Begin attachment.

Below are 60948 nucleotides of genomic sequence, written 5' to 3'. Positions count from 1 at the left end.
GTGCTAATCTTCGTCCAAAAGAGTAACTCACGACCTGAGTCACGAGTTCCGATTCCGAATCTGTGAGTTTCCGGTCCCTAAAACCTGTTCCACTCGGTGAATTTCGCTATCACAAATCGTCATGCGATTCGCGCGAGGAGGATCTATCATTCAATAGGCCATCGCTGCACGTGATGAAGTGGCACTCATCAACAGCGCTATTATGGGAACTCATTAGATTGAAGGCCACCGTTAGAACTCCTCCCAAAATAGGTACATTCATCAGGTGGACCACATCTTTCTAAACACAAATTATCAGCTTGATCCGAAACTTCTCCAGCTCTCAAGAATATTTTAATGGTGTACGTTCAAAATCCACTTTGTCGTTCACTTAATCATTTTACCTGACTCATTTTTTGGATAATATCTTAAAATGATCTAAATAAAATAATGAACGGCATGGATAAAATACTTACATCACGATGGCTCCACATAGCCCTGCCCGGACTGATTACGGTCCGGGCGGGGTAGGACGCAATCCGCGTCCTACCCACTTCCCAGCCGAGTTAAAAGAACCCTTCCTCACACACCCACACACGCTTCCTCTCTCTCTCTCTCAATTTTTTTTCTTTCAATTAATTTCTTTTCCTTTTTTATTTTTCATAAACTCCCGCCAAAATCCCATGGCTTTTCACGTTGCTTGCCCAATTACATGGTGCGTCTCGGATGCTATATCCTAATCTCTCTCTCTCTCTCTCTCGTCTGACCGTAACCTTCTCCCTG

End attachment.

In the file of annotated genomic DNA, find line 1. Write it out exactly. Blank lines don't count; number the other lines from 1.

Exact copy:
Below are 60948 nucleotides of genomic sequence, written 5' to 3'. Positions count from 1 at the left end.